Fuel pressure regulator
Most modern fuel injected cars run a fuel pump in the tank and run much more fuel than is needed to the fuel rail. A regulator keeps a certain amount of fuel pressure in the rail and then sends the rest back to the tank.
Your car as well as most fuel injected cars have a one to one fuel regulator. It varies the fuel pressure by ‘watching’ manifold pressure. It uses a diaphragm to control pressure. Most Nissans at idle (vacuum) fuel pressure is 34psi and at full throttle (No vacuum in theory) 43psi. If you further put pressure (turbo or super charger) to the manifold, it further increased fuel pressure. In factory regulators, for every pound of boost, it adds a pound of fuel psi. Hence 1 to 1.
Most adjustable regulators are still one to one or close to that, however you can adjust the pressure at idle or full throttle for fine tuning. There is one other type of regulator that is used with aftermarket forced induction. These are rising rate regulators commonly called FMU’s (fuel management unit). These regulators increase fuel pressure at a multiplication factor of boost. So instead of messing with complicated computers and injection duty cycles, these systems just increase fuel pressure to add fuel. They go inline down from the factory regulators and only start to add pressure under boost. So when you are off boost, you maintain factory tuning and drivability. Only as you get boost does the FMU begin to increase fuel pressure.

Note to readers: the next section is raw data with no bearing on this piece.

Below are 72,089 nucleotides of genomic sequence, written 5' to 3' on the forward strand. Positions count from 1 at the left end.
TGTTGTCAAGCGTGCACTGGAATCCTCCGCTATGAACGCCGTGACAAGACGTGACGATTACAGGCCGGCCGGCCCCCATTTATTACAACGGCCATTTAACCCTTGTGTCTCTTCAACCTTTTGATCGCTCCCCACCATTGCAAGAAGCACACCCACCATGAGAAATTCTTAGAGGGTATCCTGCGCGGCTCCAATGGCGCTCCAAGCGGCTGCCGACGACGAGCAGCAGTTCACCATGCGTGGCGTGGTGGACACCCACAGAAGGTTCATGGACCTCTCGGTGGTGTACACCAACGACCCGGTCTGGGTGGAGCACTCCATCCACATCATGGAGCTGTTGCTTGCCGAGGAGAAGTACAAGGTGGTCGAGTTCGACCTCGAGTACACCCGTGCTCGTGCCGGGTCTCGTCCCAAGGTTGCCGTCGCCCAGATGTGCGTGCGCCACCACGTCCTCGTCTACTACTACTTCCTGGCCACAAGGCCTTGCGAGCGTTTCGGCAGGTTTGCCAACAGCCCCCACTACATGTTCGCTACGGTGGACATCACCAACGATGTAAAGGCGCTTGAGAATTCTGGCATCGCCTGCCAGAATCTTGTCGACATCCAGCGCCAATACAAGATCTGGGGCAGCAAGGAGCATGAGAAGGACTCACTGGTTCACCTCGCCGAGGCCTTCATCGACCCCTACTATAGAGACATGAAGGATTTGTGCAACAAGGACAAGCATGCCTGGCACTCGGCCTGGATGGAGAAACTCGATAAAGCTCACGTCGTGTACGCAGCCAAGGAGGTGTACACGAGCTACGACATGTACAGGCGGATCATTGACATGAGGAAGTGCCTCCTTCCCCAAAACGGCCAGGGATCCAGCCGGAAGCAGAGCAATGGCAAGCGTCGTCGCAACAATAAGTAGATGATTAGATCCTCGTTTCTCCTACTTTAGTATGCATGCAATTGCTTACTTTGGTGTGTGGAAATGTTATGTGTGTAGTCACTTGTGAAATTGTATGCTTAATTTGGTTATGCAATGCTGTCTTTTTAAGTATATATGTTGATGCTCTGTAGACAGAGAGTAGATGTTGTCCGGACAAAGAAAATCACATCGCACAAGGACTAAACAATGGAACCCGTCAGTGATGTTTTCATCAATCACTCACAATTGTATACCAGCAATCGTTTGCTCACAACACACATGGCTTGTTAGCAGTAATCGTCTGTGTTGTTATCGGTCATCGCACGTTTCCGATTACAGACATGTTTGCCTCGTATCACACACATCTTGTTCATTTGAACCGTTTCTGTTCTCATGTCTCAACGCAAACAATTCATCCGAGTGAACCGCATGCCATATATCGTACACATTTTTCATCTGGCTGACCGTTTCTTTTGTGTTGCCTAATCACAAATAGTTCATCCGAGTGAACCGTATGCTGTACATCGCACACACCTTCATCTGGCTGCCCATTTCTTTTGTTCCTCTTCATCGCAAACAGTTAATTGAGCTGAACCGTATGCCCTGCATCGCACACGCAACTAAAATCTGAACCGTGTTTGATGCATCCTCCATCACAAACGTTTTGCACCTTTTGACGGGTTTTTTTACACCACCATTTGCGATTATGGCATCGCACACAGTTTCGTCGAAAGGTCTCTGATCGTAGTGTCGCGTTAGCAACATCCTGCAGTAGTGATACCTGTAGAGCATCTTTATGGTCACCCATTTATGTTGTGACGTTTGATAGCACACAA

To check fuel pressure regulator:
Release the fuel pressure in the system by removing the fuel pump fuse and start the engine. After it stalls, crank it a few more times to release the fuel pressure.
Install the fuel pressure gauge on the inlet side of the pressure regulator, start the car and check for fuel leaks.
At idle, the pressure should be approximately:
235kPa / 2.4 kg/cm2 / 34 psi.
Disconnecting the vacuum hose, you should see:
294 kPa / 3.0 kg/cm2 / 43 psi.
Afterwards, connect a hand vacuum pump to the regulator and start the engine. As the vacuum INCREASES, the fuel pressure should DECREASE. If this is not the case, time for a new pressure regulator.